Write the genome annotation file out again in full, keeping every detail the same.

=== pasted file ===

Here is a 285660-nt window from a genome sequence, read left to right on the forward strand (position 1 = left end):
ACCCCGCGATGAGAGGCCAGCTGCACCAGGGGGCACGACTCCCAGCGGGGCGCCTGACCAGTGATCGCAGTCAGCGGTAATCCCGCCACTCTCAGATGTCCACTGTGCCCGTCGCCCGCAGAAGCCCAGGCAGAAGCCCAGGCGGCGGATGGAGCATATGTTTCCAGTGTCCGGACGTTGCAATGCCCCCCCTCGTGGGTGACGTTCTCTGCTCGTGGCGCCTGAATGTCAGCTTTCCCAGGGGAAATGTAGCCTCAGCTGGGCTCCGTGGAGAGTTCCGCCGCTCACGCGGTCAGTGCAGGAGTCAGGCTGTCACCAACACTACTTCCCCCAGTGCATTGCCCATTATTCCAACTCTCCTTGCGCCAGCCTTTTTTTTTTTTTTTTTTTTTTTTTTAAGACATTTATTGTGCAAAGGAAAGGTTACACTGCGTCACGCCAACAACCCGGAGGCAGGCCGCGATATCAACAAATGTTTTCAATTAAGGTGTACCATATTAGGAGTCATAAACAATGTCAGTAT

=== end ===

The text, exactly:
Here is a 285660-nt window from a genome sequence, read left to right on the forward strand (position 1 = left end):
ACCCCGCGATGAGAGGCCAGCTGCACCAGGGGGCACGACTCCCAGCGGGGCGCCTGACCAGTGATCGCAGTCAGCGGTAATCCCGCCACTCTCAGATGTCCACTGTGCCCGTCGCCCGCAGAAGCCCAGGCAGAAGCCCAGGCGGCGGATGGAGCATATGTTTCCAGTGTCCGGACGTTGCAATGCCCCCCCTCGTGGGTGACGTTCTCTGCTCGTGGCGCCTGAATGTCAGCTTTCCCAGGGGAAATGTAGCCTCAGCTGGGCTCCGTGGAGAGTTCCGCCGCTCACGCGGTCAGTGCAGGAGTCAGGCTGTCACCAACACTACTTCCCCCAGTGCATTGCCCATTATTCCAACTCTCCTTGCGCCAGCCTTTTTTTTTTTTTTTTTTTTTTTTTTAAGACATTTATTGTGCAAAGGAAAGGTTACACTGCGTCACGCCAACAACCCGGAGGCAGGCCGCGATATCAACAAATGTTTTCAATTAAGGTGTACCATATTAGGAGTCATAAACAATGTCAGTAT